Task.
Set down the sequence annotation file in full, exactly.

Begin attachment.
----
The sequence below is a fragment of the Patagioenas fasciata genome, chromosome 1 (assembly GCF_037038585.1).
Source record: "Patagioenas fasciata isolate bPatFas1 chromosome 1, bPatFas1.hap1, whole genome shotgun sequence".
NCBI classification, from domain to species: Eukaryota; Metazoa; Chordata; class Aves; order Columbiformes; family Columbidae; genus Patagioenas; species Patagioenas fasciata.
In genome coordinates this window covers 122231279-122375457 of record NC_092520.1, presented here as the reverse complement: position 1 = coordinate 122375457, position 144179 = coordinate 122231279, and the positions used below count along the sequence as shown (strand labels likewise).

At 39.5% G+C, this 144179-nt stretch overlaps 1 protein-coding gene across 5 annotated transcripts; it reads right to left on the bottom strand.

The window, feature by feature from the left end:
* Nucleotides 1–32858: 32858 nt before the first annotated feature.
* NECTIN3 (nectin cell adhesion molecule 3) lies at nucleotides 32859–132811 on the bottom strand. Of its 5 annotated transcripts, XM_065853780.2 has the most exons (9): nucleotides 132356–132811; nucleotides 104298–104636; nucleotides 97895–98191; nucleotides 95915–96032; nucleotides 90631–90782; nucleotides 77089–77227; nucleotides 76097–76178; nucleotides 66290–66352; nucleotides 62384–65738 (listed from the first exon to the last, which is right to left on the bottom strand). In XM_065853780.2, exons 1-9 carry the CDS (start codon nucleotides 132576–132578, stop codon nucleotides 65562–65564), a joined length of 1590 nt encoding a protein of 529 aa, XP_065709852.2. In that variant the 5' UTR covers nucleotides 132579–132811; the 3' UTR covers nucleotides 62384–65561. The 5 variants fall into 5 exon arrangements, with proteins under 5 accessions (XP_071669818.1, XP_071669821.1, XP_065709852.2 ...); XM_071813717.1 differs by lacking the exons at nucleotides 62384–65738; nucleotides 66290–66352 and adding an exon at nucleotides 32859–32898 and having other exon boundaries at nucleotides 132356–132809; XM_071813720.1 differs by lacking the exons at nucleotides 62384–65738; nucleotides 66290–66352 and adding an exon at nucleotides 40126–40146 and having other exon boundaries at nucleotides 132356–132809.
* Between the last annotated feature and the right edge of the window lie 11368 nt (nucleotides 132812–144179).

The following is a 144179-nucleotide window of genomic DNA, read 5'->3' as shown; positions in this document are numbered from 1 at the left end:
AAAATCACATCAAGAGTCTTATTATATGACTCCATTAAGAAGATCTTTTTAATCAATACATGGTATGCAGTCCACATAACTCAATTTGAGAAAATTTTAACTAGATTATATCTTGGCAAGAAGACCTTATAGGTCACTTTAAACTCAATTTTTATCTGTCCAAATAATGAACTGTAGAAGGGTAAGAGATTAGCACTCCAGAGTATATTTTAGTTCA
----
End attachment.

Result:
The sequence below is a fragment of the Patagioenas fasciata genome, chromosome 1 (assembly GCF_037038585.1).
Source record: "Patagioenas fasciata isolate bPatFas1 chromosome 1, bPatFas1.hap1, whole genome shotgun sequence".
NCBI classification, from domain to species: Eukaryota; Metazoa; Chordata; class Aves; order Columbiformes; family Columbidae; genus Patagioenas; species Patagioenas fasciata.
In genome coordinates this window covers 122231279-122375457 of record NC_092520.1, presented here as the reverse complement: position 1 = coordinate 122375457, position 144179 = coordinate 122231279, and the positions used below count along the sequence as shown (strand labels likewise).

At 39.5% G+C, this 144179-nt stretch overlaps 1 protein-coding gene across 5 annotated transcripts; it reads right to left on the bottom strand.

The window, feature by feature from the left end:
* Nucleotides 1–32858: 32858 nt before the first annotated feature.
* NECTIN3 (nectin cell adhesion molecule 3) lies at nucleotides 32859–132811 on the bottom strand. Of its 5 annotated transcripts, XM_065853780.2 has the most exons (9): nucleotides 132356–132811; nucleotides 104298–104636; nucleotides 97895–98191; nucleotides 95915–96032; nucleotides 90631–90782; nucleotides 77089–77227; nucleotides 76097–76178; nucleotides 66290–66352; nucleotides 62384–65738 (listed from the first exon to the last, which is right to left on the bottom strand). In XM_065853780.2, exons 1-9 carry the CDS (start codon nucleotides 132576–132578, stop codon nucleotides 65562–65564), a joined length of 1590 nt encoding a protein of 529 aa, XP_065709852.2. In that variant the 5' UTR covers nucleotides 132579–132811; the 3' UTR covers nucleotides 62384–65561. The 5 variants fall into 5 exon arrangements, with proteins under 5 accessions (XP_071669818.1, XP_071669821.1, XP_065709852.2 ...); XM_071813717.1 differs by lacking the exons at nucleotides 62384–65738; nucleotides 66290–66352 and adding an exon at nucleotides 32859–32898 and having other exon boundaries at nucleotides 132356–132809; XM_071813720.1 differs by lacking the exons at nucleotides 62384–65738; nucleotides 66290–66352 and adding an exon at nucleotides 40126–40146 and having other exon boundaries at nucleotides 132356–132809.
* Between the last annotated feature and the right edge of the window lie 11368 nt (nucleotides 132812–144179).

The following is a 144179-nucleotide window of genomic DNA, read 5'->3' as shown; positions in this document are numbered from 1 at the left end:
AAAATCACATCAAGAGTCTTATTATATGACTCCATTAAGAAGATCTTTTTAATCAATACATGGTATGCAGTCCACATAACTCAATTTGAGAAAATTTTAACTAGATTATATCTTGGCAAGAAGACCTTATAGGTCACTTTAAACTCAATTTTTATCTGTCCAAATAATGAACTGTAGAAGGGTAAGAGATTAGCACTCCAGAGTATATTTTAGTTCA